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Emirates warns US-EU jet-tariff war will drive up travel costs

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Tuesday 15, October 2019 BY Kuda Muzoriwa

The US said that it will introduce a 10 per cent levy on European jetliners following a World Trade Organisation (WTO) ruling that Airbus benefited from illegal state aid.

Dubai’s Emirates, the world’s biggest long-haul airline, has warned that a face-off between the US and European Union over jetliner tariffs risks making travel more expensive for passengers, reported Bloomberg.

Tim Clark, Emirates’ President, said that tit-for-tat import duties on Boeing and Airbus planes would ultimately increase the cost of the aircraft and hence also fares.

“In the end, the prices of what we get charged as a result of tariff imposition will be passed through as they have to, to consumers, so prices are likely to rise,” said Clark.

The WTO is considering a similar case against Boeing that is due to be decided next year and the EU says it will introduce tariffs of its own if the US acts now.

Bruno Le Maire, the French Finance Minister, said that he does not want aviation to become the latest front in global trade wars, but that the bloc will hit the US with sanctions if a settlement is not reached in the long-running dispute over aircraft aid.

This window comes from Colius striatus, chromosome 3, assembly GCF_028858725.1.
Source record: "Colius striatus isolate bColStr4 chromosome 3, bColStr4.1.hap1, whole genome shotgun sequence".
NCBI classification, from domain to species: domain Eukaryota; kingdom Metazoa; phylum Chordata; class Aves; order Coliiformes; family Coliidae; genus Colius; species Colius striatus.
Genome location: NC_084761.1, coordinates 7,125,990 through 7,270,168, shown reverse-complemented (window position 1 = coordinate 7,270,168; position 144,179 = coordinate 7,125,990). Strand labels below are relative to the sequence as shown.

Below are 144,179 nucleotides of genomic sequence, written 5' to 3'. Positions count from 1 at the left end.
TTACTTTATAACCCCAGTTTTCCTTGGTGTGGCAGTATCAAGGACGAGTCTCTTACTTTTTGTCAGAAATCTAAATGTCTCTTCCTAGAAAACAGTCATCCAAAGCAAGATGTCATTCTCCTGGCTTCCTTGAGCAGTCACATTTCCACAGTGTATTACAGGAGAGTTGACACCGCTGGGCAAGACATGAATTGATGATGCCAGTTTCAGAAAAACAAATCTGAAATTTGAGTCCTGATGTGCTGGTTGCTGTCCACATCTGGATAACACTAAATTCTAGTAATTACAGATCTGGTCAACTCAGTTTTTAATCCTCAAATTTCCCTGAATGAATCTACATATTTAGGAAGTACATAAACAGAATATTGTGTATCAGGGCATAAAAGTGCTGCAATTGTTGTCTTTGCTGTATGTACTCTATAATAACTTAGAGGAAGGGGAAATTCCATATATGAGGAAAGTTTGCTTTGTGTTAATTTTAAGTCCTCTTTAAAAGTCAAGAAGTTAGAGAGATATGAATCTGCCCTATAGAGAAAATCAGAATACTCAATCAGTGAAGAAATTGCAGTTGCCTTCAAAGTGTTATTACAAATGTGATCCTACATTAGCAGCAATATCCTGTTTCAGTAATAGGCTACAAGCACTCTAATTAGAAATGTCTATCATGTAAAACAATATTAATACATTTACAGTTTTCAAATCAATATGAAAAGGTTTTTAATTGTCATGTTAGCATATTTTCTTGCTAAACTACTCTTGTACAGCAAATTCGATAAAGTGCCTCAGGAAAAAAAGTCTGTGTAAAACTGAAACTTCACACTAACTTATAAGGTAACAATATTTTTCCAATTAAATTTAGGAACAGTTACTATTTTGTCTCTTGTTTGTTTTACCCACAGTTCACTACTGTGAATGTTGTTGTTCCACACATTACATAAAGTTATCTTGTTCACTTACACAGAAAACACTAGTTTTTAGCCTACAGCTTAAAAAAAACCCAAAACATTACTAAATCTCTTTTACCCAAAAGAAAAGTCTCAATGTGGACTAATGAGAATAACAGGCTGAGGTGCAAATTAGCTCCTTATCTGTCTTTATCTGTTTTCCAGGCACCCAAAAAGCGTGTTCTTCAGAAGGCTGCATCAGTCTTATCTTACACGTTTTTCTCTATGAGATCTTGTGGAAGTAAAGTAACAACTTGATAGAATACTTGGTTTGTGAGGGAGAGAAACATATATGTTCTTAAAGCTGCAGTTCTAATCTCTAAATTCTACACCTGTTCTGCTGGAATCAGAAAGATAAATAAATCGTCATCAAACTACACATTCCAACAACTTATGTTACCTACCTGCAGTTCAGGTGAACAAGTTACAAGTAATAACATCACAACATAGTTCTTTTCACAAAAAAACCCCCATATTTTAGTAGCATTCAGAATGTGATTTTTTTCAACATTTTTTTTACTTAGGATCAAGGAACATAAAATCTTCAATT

Airbus has said it favours a negotiated settlement to the spat after the WTO authorised $7.5 billion in tariffs against the EU.

The US plans to target duties at goods including aircraft, though not jetliner parts, leaving the door open for Airbus to minimise the impact of the levies by supplying as much of the American market as it can through its assembly line in Mobile, Alabama.

Clark is no stranger to speaking out over thorny issues affecting airlines. The industry veteran last month hit out at Airbus, Boeing and their engine suppliers over under-performing aircraft, saying he’s no longer prepared to take delivery of planes that do not meet specifications.

Additionally, Clark urged Boeing to test the re-engined and re-winged 777X for up to 16 months before commencing deliveries following delays and casting doubt on whether Emirates will receive any of the 777-9 variants it has ordered in 2020 as planned.

“By the end of next year we were to have eight of them, now it doesn’t look like we will have any,” said Clark. Emirates has a 150-jet order for the 777X.

Clark said Emirates earnings have considerably improved from a year ago, though the collapse of Thomas Cook Group has weighed on the Dnata ground-handling division, which counted the UK tour operator as a client.

Emirates has curbed capacity and rationalised routes in response to a slowing economy, which has seen a flattening in our growth, added Clark.

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